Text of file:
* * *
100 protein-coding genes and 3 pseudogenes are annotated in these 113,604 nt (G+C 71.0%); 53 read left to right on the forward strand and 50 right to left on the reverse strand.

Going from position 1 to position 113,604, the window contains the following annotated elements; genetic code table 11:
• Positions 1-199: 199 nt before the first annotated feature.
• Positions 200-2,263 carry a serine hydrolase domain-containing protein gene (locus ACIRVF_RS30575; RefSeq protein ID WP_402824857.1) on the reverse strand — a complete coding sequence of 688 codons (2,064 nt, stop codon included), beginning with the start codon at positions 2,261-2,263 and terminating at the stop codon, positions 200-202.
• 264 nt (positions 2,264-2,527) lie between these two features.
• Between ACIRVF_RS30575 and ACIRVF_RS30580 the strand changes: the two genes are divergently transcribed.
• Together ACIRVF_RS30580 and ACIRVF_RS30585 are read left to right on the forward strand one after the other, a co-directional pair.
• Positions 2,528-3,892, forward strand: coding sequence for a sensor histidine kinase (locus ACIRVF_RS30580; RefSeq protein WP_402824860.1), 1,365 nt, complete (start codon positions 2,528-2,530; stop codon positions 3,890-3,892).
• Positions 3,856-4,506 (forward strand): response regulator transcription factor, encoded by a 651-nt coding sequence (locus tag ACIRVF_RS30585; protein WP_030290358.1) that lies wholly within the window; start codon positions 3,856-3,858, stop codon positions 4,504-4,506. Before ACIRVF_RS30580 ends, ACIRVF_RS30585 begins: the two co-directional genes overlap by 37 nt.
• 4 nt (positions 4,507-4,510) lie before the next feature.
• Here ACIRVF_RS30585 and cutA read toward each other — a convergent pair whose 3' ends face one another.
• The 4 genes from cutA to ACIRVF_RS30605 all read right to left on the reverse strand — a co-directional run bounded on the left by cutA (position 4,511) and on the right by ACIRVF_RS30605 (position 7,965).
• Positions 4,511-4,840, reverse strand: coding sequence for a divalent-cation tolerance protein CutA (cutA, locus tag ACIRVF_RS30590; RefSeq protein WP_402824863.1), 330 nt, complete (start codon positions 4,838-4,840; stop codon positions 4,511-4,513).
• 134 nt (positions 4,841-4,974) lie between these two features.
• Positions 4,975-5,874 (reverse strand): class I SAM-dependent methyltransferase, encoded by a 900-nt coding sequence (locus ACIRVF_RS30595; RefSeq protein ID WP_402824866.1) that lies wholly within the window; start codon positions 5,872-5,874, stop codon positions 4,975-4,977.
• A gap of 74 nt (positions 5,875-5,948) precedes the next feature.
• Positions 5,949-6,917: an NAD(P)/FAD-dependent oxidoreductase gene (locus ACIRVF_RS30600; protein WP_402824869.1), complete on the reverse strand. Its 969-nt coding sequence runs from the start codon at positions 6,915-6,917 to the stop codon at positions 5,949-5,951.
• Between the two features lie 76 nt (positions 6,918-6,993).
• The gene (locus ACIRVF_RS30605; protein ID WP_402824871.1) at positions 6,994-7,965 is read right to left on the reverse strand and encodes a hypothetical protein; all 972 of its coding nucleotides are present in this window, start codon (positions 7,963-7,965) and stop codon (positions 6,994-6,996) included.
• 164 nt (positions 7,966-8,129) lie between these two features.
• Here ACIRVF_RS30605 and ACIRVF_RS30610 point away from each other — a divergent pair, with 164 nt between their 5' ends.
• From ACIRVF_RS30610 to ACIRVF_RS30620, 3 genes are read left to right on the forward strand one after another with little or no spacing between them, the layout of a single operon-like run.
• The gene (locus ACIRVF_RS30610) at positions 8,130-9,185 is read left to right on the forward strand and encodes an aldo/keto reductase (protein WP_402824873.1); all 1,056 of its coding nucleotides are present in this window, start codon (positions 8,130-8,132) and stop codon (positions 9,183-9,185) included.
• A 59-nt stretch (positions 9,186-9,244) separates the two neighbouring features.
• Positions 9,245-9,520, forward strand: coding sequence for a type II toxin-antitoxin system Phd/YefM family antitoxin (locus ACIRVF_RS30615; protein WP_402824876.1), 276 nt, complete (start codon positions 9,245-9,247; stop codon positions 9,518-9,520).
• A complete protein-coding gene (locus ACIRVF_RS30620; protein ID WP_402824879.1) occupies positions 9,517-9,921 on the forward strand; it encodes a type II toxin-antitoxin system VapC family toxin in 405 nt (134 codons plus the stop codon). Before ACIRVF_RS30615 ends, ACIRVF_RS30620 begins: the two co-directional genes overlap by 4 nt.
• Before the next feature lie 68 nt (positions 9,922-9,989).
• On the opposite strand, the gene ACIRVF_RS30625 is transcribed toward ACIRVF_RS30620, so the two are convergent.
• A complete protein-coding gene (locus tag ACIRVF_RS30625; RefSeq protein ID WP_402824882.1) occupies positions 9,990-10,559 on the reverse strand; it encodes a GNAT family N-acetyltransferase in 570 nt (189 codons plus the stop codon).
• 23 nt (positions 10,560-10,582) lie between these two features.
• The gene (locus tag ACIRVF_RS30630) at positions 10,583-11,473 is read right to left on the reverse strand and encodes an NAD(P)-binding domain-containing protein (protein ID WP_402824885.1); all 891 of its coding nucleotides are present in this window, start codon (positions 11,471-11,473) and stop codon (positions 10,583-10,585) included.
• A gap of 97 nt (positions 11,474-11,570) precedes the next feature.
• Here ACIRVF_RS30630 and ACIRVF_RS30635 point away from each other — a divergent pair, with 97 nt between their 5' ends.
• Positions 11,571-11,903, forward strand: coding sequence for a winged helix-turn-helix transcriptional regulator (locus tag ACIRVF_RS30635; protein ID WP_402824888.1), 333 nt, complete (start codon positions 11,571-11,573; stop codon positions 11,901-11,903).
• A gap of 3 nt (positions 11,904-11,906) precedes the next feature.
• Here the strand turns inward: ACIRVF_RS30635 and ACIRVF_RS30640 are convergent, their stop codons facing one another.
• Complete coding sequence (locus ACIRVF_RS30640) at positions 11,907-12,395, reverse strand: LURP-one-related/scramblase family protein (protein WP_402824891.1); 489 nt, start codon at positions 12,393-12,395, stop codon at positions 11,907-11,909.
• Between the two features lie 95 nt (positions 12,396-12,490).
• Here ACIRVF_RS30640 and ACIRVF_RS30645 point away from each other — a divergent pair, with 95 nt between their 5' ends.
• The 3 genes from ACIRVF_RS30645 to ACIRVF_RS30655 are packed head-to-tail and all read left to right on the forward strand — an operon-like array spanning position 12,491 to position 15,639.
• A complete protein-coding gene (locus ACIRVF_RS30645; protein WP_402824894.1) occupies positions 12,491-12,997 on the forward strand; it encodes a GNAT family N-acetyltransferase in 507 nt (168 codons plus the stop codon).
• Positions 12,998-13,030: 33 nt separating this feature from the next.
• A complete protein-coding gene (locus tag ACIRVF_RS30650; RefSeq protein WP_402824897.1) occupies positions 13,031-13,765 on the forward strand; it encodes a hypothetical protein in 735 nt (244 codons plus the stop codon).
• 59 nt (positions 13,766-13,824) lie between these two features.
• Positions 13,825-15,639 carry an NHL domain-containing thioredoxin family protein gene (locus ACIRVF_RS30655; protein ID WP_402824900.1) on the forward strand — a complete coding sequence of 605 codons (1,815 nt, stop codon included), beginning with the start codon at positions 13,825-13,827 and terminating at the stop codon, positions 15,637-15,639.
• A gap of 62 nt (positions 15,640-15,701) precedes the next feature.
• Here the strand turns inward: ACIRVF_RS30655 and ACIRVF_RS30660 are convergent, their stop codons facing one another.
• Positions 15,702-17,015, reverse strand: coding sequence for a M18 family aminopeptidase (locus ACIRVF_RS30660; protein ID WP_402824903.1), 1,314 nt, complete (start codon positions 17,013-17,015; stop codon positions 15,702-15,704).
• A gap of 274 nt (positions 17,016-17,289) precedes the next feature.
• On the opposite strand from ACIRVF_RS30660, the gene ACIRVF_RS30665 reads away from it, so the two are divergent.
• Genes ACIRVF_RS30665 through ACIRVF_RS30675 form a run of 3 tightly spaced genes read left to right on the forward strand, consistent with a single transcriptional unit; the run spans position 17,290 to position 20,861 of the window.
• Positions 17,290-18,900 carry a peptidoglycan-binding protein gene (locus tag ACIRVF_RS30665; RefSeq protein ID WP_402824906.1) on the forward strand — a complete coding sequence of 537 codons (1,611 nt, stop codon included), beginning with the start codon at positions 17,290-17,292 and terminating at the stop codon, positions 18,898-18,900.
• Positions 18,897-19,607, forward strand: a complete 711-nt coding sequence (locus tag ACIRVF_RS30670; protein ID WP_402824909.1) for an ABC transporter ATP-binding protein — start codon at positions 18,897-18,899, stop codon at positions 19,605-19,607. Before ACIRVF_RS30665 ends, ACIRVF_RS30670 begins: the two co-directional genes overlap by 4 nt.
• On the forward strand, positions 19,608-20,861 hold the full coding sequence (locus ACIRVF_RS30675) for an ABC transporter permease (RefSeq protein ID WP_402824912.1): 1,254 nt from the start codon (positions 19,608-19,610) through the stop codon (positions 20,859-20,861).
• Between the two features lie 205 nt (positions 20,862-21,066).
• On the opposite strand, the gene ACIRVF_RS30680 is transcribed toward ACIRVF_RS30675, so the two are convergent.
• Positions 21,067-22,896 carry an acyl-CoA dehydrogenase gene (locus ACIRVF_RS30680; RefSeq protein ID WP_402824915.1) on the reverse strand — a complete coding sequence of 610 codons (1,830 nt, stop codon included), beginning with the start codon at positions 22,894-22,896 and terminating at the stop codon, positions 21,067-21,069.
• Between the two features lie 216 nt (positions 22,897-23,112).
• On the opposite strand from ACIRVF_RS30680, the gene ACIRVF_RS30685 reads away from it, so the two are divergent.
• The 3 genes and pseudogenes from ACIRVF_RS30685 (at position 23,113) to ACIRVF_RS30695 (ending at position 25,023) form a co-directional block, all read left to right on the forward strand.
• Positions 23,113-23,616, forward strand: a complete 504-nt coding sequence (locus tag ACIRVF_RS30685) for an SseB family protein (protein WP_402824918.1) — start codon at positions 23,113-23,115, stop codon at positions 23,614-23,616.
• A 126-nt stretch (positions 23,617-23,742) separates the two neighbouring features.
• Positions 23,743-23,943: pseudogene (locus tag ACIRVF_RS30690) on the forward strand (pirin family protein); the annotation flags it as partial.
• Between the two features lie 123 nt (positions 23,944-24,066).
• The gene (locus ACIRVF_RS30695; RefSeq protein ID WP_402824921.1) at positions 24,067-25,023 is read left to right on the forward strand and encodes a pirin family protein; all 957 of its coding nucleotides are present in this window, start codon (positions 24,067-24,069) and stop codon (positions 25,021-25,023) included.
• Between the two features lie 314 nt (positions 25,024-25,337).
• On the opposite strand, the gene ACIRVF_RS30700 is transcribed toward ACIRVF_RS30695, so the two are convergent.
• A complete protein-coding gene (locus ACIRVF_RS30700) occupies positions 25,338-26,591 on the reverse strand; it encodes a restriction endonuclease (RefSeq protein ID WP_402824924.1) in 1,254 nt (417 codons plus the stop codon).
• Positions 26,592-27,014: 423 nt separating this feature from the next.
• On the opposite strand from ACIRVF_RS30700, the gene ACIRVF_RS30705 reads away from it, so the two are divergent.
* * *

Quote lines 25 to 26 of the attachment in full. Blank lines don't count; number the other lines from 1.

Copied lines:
• Positions 9,245-9,520, forward strand: coding sequence for a type II toxin-antitoxin system Phd/YefM family antitoxin (locus ACIRVF_RS30615; protein WP_402824876.1), 276 nt, complete (start codon positions 9,245-9,247; stop codon positions 9,518-9,520).
• A complete protein-coding gene (locus ACIRVF_RS30620; protein ID WP_402824879.1) occupies positions 9,517-9,921 on the forward strand; it encodes a type II toxin-antitoxin system VapC family toxin in 405 nt (134 codons plus the stop codon). Before ACIRVF_RS30615 ends, ACIRVF_RS30620 begins: the two co-directional genes overlap by 4 nt.